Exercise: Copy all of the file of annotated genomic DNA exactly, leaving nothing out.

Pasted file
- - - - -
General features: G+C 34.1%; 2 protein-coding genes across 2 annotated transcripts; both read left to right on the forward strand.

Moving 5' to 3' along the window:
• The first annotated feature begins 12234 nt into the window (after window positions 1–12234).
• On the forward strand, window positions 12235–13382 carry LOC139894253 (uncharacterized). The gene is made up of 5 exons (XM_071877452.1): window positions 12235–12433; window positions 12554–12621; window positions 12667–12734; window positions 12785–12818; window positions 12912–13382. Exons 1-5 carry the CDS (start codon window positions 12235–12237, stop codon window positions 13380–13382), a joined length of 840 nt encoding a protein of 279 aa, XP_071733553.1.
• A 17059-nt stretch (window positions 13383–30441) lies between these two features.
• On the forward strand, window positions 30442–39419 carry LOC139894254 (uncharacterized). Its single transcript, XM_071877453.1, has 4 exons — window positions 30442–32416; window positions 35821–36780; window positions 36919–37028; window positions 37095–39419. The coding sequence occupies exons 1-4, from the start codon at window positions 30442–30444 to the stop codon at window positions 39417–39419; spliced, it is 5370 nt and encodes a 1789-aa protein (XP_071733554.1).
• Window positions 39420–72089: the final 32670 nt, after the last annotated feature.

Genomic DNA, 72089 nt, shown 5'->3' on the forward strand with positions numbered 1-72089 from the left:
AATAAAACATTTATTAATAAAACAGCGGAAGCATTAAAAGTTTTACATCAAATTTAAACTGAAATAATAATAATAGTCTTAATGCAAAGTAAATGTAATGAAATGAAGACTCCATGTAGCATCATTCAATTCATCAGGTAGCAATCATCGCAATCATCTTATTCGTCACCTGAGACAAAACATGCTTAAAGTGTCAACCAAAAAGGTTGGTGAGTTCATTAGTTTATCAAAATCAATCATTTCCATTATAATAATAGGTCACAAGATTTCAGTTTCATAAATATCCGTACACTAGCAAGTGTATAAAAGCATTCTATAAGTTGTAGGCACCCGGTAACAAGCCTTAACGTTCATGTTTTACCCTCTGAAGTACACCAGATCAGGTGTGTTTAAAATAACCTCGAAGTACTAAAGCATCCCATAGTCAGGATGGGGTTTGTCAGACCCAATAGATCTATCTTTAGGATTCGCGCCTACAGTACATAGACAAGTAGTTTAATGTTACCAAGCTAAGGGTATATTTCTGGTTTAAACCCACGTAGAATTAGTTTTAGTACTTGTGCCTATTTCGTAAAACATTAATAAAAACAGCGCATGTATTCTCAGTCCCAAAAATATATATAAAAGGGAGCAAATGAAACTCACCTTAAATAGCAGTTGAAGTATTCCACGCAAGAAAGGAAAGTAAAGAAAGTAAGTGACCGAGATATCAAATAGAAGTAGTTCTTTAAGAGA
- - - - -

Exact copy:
General features: G+C 34.1%; 2 protein-coding genes across 2 annotated transcripts; both read left to right on the forward strand.

Moving 5' to 3' along the window:
• The first annotated feature begins 12234 nt into the window (after window positions 1–12234).
• On the forward strand, window positions 12235–13382 carry LOC139894253 (uncharacterized). The gene is made up of 5 exons (XM_071877452.1): window positions 12235–12433; window positions 12554–12621; window positions 12667–12734; window positions 12785–12818; window positions 12912–13382. Exons 1-5 carry the CDS (start codon window positions 12235–12237, stop codon window positions 13380–13382), a joined length of 840 nt encoding a protein of 279 aa, XP_071733553.1.
• A 17059-nt stretch (window positions 13383–30441) lies between these two features.
• On the forward strand, window positions 30442–39419 carry LOC139894254 (uncharacterized). Its single transcript, XM_071877453.1, has 4 exons — window positions 30442–32416; window positions 35821–36780; window positions 36919–37028; window positions 37095–39419. The coding sequence occupies exons 1-4, from the start codon at window positions 30442–30444 to the stop codon at window positions 39417–39419; spliced, it is 5370 nt and encodes a 1789-aa protein (XP_071733554.1).
• Window positions 39420–72089: the final 32670 nt, after the last annotated feature.

Genomic DNA, 72089 nt, shown 5'->3' on the forward strand with positions numbered 1-72089 from the left:
AATAAAACATTTATTAATAAAACAGCGGAAGCATTAAAAGTTTTACATCAAATTTAAACTGAAATAATAATAATAGTCTTAATGCAAAGTAAATGTAATGAAATGAAGACTCCATGTAGCATCATTCAATTCATCAGGTAGCAATCATCGCAATCATCTTATTCGTCACCTGAGACAAAACATGCTTAAAGTGTCAACCAAAAAGGTTGGTGAGTTCATTAGTTTATCAAAATCAATCATTTCCATTATAATAATAGGTCACAAGATTTCAGTTTCATAAATATCCGTACACTAGCAAGTGTATAAAAGCATTCTATAAGTTGTAGGCACCCGGTAACAAGCCTTAACGTTCATGTTTTACCCTCTGAAGTACACCAGATCAGGTGTGTTTAAAATAACCTCGAAGTACTAAAGCATCCCATAGTCAGGATGGGGTTTGTCAGACCCAATAGATCTATCTTTAGGATTCGCGCCTACAGTACATAGACAAGTAGTTTAATGTTACCAAGCTAAGGGTATATTTCTGGTTTAAACCCACGTAGAATTAGTTTTAGTACTTGTGCCTATTTCGTAAAACATTAATAAAAACAGCGCATGTATTCTCAGTCCCAAAAATATATATAAAAGGGAGCAAATGAAACTCACCTTAAATAGCAGTTGAAGTATTCCACGCAAGAAAGGAAAGTAAAGAAAGTAAGTGACCGAGATATCAAATAGAAGTAGTTCTTTAAGAGA